In 2013, the program was exposed to the public by one time contractor of the NSA, Edward Snowden (Ritter, 2). Through his leaks, Snowden exposed the pervasive nature of the program and how the government was abusing the rights of its citizens by surveillance that was secretive. The government was also guilty of spying on foreign governments. This is particularly critical since such issues can lead to diplomatic spurs with allies. It also unethical that the government extends its surveillance program beyond its borders.
Such kinds of mass surveillance, even if not secretive are not good for the country. The governments big brother approach could lead to a populace that is always paranoid of its activities because of the fear of someone watching. The government could thus turn into an authoritarian government, discouraging the emergence of free thinking citizens. It also leads to culture of sycophancy for government elements where citizens shy away from criticizing bad governance on fear of victimization from state agencies.
Surveillance equipment are also very expensive. The citizens see this as a waste of the usually limited resources. This equipment is usually difficult to appraise on their efficacy. The government could instead use the resources channeled on this equipment on more economic activities meant at improving the livelihood of its citizens.
The United States is regarded as one of the strongest democracies globally. However, uncontrolled surveillance by the government threatens democracy within our borders. Classic examples around the world have shown that surveillance and democracy cannot mutually co-exist. In totalitarian societies, surveillance has always been used to silent dissents. Democracy on the other hand survives fundamentally on the notion that all citizens are able to keep the government in check. With uncontrolled surveillance, most people will fear that the government, hell bent on silencing its critics might use its surveillance capacity to crush them.
Democracy is also founded on the principles of equity and the dignity of all the citizens. However, with surveillance, the uncontrolled infringement of the privacy of the citizens robs them off their dignity.
Overall, the big question of whether the government is justified in spying on its citizens will still be therefore in the foreseeable future. The government is not about to relent on its surveillance. Therefore, the society should subject the government surveillance programs to tests that tries to create a middle ground on the necessity to surveil and citizens rights. These evaluations should be based on the following fundamental issues.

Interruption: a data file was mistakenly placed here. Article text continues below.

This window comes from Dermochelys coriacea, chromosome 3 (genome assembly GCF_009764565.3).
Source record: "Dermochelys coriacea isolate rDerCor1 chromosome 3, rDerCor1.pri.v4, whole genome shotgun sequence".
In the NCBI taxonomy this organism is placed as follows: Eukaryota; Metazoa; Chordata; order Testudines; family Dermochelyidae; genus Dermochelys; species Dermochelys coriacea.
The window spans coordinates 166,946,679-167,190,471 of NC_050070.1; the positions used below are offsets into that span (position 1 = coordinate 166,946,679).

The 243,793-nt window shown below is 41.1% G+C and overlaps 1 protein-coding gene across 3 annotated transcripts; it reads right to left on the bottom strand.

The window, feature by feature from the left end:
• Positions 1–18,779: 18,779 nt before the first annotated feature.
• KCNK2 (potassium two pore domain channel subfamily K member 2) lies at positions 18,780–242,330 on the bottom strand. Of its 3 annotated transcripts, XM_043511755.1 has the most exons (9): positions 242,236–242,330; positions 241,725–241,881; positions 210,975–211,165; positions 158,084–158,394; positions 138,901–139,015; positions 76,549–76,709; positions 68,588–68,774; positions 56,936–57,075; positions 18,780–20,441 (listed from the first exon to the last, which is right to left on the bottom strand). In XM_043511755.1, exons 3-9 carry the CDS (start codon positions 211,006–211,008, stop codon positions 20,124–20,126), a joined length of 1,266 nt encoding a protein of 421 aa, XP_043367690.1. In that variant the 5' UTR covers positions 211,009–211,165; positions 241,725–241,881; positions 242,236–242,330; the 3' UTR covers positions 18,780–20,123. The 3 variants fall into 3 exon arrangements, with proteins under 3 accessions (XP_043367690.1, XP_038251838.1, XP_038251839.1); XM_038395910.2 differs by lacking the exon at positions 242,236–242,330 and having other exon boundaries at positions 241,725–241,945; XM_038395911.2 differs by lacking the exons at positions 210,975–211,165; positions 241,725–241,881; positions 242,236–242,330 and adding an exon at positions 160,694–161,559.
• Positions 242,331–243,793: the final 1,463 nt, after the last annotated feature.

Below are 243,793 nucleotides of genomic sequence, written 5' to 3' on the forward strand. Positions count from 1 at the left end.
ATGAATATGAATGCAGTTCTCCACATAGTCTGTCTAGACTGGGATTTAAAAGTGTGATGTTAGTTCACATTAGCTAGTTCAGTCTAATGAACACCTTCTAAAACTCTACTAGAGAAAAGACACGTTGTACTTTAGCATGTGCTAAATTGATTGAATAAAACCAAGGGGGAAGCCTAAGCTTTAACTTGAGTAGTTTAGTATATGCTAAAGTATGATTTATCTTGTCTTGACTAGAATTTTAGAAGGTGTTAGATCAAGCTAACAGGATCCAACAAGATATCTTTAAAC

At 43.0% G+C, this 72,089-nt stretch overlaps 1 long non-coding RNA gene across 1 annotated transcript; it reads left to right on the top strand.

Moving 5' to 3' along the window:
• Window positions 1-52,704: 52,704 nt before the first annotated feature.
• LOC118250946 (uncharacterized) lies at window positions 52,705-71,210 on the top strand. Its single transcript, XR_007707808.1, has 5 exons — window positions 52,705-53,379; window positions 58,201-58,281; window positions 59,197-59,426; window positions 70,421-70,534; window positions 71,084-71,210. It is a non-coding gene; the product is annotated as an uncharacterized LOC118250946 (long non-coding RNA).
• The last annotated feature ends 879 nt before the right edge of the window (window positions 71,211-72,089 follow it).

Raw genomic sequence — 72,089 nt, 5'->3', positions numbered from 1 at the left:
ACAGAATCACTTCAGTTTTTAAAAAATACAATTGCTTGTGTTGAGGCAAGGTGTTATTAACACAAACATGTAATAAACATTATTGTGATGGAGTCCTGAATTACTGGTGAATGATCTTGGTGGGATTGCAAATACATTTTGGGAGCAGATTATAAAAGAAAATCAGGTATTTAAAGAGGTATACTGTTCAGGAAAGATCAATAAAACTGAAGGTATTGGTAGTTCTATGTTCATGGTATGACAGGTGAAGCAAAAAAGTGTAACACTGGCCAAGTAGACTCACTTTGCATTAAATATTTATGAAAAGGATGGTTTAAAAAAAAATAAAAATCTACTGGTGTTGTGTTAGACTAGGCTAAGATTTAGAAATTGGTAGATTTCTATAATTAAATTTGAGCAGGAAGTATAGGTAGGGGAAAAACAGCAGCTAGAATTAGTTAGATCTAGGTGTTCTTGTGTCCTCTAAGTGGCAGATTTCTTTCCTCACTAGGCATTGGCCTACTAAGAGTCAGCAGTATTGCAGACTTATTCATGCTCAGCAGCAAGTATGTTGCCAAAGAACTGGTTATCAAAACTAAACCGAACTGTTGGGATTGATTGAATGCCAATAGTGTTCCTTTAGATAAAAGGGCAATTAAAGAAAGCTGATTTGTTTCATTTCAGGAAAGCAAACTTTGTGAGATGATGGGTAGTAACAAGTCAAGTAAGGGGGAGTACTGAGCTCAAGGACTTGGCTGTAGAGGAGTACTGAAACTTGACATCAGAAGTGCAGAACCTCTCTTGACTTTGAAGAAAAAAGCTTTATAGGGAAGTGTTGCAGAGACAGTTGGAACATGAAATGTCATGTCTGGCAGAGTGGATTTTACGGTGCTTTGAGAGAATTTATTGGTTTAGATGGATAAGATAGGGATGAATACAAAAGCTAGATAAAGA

The first issue is safety. The surveillance program should not cause any harm, physical or psychological to the citizens. All surveillance programs should be duly subjected to scrutiny and if found potentially able to cause harm to innocent citizens, be disposed. The surveillance program should also be valid in the sense that they are capable of producing the desired results. Awareness is the other fundamental issue for surveillance. Those under scrutiny should be aware of the spying activity. The country being a democracy, consensus is important. The citizens of the country should agree on the programs and thus the government should try to argue their case on the importance of a program to the citizens until it is acceptable. The program should also be beneficial. A swat analysis of the program should be carried out in order to ascertain that in the long run the program is not just a white elephant. Finally, if there are viable alternatives that could be employed to achieve the desired results without necessarily using surveillance, it should be considered first.
Works Cited.Drehle, D. The Surveillance Society. Time. ISSN 0040-781X.
Law Enforcement Operations, Persistent Surveillance Systems.
Lyon, D. (2007). Surveillance Studies: An Overview. Cambridge: Polity
McNealy, Scott. Privacy is (Virtually) Dead
Ritter, K. (September 24, 2014). "Snowden Honored With 'Alternative Nobel'".
ABC News. Associated Press. Archived from the original on September 24, 2014.